If you’re like most offices, you and your coworkers use black and white printing most of the time, and the option to print in color is a perk that you rarely use.
When you do print in color, though, what’s not so nice is that annoying error code taunting you that your ink is low or totally out.
How can it be that something you use the least needs replacing the most? You know for a fact that no one uses them, so how could they "run out" of ink? Well, it turns out, the reason why they've stopped working is because no one uses them. Here's why color ink cartridges seem to go bad, and how you can prevent it from happening.
The answer lies in the consumables and many people don’t even know that there is a difference. Find the document you want, press print, and the magic elves inside your printer make it happen, right? Beautiful color on demand!
But there is a big difference between ink and toner. If you’re perpetually frustrated, it’s time to learn about it.
Toner and Ink: Briefly Explained
Toner is dry.
Ink is wet.
In a toner-based printing process, the dry toner is essentially pressed and heated (or fused) onto paper.
Ink literally soaks into the page. (Ever notice how an inkjet page is a little cool and damp when you pick it up off of the printer right away?)
Why Toner Is (Usually) a Better Choice Than Ink
Because the initial cost of inkjet printers are fairly low, many office opt for standalone devices to have on hand should the need for color arise. But, while inkjet might seem more affordable for something you use 1% of the time.
No necessarily. Inkjet cartridges can dry up from infrequent use, and thereby cost you more in the long run. Once installed in your printer, ink can begin to dry as quickly as 3-4 weeks when left unused in your printer.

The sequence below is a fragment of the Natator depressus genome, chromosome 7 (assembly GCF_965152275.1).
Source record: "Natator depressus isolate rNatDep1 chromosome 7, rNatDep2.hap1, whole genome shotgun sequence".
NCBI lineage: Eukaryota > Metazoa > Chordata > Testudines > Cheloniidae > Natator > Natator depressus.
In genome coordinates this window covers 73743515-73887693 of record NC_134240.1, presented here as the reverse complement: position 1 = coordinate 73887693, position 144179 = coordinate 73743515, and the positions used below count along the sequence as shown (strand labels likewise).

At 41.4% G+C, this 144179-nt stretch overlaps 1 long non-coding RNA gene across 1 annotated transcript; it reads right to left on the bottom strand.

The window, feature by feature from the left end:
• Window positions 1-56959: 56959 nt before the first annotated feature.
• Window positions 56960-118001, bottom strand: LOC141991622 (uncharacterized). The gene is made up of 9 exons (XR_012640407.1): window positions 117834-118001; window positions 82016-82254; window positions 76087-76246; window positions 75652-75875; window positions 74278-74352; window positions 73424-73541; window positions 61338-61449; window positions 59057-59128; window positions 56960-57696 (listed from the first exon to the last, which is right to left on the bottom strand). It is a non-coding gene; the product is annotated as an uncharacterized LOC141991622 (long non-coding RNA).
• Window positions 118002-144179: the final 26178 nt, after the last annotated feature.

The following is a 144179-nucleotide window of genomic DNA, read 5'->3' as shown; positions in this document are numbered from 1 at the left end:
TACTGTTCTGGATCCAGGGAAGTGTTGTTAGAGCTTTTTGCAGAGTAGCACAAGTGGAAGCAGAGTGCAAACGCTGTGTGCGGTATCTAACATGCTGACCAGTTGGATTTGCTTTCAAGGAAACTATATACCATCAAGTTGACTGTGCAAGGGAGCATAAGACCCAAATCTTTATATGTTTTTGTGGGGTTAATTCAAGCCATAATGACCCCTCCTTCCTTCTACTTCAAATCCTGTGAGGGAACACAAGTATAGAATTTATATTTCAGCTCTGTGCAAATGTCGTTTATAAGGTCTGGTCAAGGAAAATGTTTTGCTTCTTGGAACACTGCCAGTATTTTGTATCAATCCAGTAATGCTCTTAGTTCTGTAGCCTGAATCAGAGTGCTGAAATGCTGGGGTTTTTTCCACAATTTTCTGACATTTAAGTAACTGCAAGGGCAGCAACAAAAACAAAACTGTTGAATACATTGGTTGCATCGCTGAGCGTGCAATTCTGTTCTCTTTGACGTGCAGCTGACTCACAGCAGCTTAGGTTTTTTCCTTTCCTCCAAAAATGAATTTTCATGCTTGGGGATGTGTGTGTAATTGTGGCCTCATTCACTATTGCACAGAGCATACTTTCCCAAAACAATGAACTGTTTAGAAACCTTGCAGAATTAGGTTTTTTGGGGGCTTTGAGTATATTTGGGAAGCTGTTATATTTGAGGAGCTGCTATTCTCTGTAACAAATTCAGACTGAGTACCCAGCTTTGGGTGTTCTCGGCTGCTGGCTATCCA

Granted, laser printers might be a little more expensive initially than most inkjet printers. However, the toner they use never dries, which means you never have to worry about your supply going bad.
Here are some other reasons why toner is superior to inkjet:
Here are just a few examples of how the two compare:
Standard Laser Printer
Standard Inkjet Printer
Pages Per Minute
Monthly Print Volume
Cost per page
Cartridge/Toner Page Yield*
*average number of pages you can expect to print before you need to replace toner/ink.
To put this into perspective, it'll cost you about $162 to print 6,000 color pages on a laser printer. It'll cost about $540 to print the same amount with an inkjet printer – and that assumes you don't end up throwing ink cartridges away that dry out on you.
If you’re not quite ready to make the investment in a laser printer that uses toner, here are a few tips on how you can make the most of your existing inkjet device:
Print a color document once a week, even if it's just a test. Infrequent use of your inkjet cartridges can cause the ink inside of them to dry out, causing a blockage between the ink and the nose in the printhead.
Keep inactive ink cartridges in sealed containers like their original packaging or ziplock bags.
Always store ink cartridges somewhere that's dark, dry, and not too hot or cold.
Replace cartridges as close to when you need them versus stock piling unused ink on a shelf where it can dry out before you use it.
Store your cartridges horizontally, not vertically, to keep the ink from collecting on one side.
Keep dust from collecting on (and in) the cartridges.
If you have issues printing, try running a print-head cleaning mode each time you install new cartridges.
If that doesn't work, try warm water. Remove the cartridge from the printer and immerse it in a bowl of warm water. Use a cotton swab to rub the area that connects to the nozzle directly to break up any dried ink. Wipe the nozzle and cartridge dry, and try the print again. If this doesn't work the first time, try it one more time. If the cartridge still won't work after two attempts, replace it.
While the initial cost of inkjet might seem like a more affordable road to color, don’t forget to take into account the price of ink cartridges and how often you will have to replace them (because of their low page yield). Still not sure what is best for you? We can help.